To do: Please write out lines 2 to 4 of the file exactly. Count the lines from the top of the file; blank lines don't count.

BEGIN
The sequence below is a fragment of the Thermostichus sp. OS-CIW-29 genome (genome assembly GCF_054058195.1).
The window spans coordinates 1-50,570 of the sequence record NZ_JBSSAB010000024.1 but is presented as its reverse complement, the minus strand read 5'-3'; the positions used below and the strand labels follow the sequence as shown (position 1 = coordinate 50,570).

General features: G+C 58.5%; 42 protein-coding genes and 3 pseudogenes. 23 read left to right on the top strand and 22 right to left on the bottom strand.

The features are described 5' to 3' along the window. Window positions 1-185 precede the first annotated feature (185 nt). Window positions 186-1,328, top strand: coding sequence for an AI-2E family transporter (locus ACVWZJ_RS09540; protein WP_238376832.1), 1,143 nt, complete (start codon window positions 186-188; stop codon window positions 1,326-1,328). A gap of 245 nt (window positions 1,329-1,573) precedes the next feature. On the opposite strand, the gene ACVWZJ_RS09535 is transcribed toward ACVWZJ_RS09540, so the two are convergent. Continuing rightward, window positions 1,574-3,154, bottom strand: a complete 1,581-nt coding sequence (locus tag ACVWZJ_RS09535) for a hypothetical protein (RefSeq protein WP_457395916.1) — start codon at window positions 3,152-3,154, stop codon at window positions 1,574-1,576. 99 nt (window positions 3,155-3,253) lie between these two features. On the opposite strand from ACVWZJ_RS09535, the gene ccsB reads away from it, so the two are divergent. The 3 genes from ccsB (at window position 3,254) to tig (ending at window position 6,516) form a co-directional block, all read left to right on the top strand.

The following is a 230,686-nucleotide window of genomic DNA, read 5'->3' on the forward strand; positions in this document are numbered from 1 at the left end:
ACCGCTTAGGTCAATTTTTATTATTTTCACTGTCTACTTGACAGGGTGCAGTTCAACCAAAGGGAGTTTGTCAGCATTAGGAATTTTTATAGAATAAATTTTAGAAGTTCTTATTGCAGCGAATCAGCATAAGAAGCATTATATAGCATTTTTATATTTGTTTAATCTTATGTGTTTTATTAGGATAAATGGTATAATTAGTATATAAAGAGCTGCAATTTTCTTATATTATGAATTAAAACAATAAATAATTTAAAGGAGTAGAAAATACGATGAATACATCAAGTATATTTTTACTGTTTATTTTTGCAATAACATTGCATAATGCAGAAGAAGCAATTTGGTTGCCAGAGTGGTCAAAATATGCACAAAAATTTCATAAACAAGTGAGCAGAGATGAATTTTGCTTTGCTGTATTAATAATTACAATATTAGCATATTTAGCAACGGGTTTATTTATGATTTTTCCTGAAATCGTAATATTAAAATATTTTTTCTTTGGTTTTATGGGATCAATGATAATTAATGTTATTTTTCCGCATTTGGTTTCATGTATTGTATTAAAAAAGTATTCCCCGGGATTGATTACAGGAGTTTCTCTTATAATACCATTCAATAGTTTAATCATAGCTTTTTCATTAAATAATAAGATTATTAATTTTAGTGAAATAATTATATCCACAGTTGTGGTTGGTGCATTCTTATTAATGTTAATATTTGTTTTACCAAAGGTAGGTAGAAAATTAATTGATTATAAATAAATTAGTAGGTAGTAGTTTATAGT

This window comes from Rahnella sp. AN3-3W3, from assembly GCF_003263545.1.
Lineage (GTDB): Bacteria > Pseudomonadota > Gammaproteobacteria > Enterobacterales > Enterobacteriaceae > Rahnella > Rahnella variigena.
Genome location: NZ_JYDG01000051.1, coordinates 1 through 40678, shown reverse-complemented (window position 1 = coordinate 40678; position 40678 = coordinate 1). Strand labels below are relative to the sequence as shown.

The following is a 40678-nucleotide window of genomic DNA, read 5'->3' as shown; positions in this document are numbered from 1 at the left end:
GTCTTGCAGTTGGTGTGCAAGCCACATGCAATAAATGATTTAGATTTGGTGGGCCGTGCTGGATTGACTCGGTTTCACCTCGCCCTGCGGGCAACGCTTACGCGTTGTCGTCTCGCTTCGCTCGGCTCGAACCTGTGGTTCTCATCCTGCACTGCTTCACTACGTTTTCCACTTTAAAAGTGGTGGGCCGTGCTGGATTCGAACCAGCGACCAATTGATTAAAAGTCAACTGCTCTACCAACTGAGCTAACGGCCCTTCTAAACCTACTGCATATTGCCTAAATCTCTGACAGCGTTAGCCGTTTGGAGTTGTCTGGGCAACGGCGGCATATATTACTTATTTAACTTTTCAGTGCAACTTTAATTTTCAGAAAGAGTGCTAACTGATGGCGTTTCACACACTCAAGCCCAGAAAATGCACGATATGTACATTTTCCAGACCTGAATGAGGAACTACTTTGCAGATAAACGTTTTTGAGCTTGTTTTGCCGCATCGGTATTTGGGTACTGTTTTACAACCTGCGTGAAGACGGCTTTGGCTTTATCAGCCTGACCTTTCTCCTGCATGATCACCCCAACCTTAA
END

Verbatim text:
The window spans coordinates 1-50,570 of the sequence record NZ_JBSSAB010000024.1 but is presented as its reverse complement, the minus strand read 5'-3'; the positions used below and the strand labels follow the sequence as shown (position 1 = coordinate 50,570).

General features: G+C 58.5%; 42 protein-coding genes and 3 pseudogenes. 23 read left to right on the top strand and 22 right to left on the bottom strand.

The features are described 5' to 3' along the window. Window positions 1-185 precede the first annotated feature (185 nt). Window positions 186-1,328, top strand: coding sequence for an AI-2E family transporter (locus ACVWZJ_RS09540; protein WP_238376832.1), 1,143 nt, complete (start codon window positions 186-188; stop codon window positions 1,326-1,328). A gap of 245 nt (window positions 1,329-1,573) precedes the next feature. On the opposite strand, the gene ACVWZJ_RS09535 is transcribed toward ACVWZJ_RS09540, so the two are convergent. Continuing rightward, window positions 1,574-3,154, bottom strand: a complete 1,581-nt coding sequence (locus tag ACVWZJ_RS09535) for a hypothetical protein (RefSeq protein WP_457395916.1) — start codon at window positions 3,152-3,154, stop codon at window positions 1,574-1,576. 99 nt (window positions 3,155-3,253) lie between these two features. On the opposite strand from ACVWZJ_RS09535, the gene ccsB reads away from it, so the two are divergent. The 3 genes from ccsB (at window position 3,254) to tig (ending at window position 6,516) form a co-directional block, all read left to right on the top strand.